Since figurative drawings are not so well adapted to the task of reasoning or explaining, the Late Antique inventors of node-link diagrams were careful to omit figurative elements from them.
Their successors since that time have repeatedly attempted to add figures, to regulate the distances between the nodes, to impose a standard orientation (for example, growing upwards like a tree) and to strictly align such diagrams. Those mistaken "improvements" indicate that later generations have not fully understood the genius of the original invention.
Hegarty quotes research suggesting why. We have a misplaced faith in fussily drawn diagrams,
with a strong preference for displays that emphasize high-fidelity spatio-temporal realism, even when these displays result in poor performance... This may come from a folk fallacy that perception is simple, accurate and complete, whereas perception really is hard, flawed and sparse.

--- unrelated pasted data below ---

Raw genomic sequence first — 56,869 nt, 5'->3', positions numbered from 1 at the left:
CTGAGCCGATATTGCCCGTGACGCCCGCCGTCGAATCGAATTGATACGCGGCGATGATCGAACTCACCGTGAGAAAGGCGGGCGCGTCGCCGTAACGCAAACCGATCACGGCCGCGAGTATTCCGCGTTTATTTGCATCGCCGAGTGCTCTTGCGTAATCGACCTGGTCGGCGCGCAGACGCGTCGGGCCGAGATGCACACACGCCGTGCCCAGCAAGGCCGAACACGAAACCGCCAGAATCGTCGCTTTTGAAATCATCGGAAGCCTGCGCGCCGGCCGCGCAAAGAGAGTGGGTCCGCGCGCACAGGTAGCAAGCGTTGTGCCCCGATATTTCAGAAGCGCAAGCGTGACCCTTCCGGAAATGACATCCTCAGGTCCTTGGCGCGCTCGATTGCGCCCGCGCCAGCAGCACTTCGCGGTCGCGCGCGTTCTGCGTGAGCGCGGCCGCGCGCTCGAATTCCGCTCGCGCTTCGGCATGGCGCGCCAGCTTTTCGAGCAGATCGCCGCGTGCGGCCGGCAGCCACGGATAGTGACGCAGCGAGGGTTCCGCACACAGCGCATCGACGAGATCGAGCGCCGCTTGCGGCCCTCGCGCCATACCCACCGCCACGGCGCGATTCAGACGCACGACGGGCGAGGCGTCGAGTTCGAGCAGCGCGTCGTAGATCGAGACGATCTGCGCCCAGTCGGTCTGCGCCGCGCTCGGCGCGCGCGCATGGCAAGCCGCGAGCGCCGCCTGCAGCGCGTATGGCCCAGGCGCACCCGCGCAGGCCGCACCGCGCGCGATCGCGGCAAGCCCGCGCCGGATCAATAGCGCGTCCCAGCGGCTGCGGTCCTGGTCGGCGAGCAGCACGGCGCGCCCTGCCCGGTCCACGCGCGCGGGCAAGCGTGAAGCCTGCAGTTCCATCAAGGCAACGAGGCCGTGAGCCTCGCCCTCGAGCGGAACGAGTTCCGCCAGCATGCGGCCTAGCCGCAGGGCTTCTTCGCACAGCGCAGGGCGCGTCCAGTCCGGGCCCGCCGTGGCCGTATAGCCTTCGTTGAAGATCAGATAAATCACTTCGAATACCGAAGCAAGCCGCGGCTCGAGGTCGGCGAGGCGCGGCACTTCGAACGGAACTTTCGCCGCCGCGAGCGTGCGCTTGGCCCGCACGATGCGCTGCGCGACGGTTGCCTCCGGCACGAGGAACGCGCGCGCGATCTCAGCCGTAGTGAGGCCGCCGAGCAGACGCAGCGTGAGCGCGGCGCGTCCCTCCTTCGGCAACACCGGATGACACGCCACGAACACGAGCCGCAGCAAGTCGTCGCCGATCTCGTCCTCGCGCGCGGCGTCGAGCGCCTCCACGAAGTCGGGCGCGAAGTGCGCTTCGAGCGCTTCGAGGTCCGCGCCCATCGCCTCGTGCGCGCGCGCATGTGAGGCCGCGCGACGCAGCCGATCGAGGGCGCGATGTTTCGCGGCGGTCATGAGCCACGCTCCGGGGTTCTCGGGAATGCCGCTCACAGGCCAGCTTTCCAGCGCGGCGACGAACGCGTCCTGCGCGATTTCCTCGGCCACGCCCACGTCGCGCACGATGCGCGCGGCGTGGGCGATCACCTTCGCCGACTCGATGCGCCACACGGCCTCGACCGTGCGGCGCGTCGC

Markus Knauff's book (see my recent post) suggests an additional cause for the fallacy: if reasoning is largely spatial, and is taking place in a part of the mind that is not accessible by introspection, most of us are likely to be quite ignorant about what constitutes an effective explanatory method.
A similar point about why figurative art should be excluded from effective diagrams has been made by Manfredo Massironi in his theoretical account of Hypothetigraphy, the subject of a post on this blog in 2011. Massironi took the view that any diagram explaining abstract matters needs to be limited to what he called "precise marks" only: "Precise, clear lines contribute in conveying the impression that the depicted forms are mental constructs, not representations of natural objects."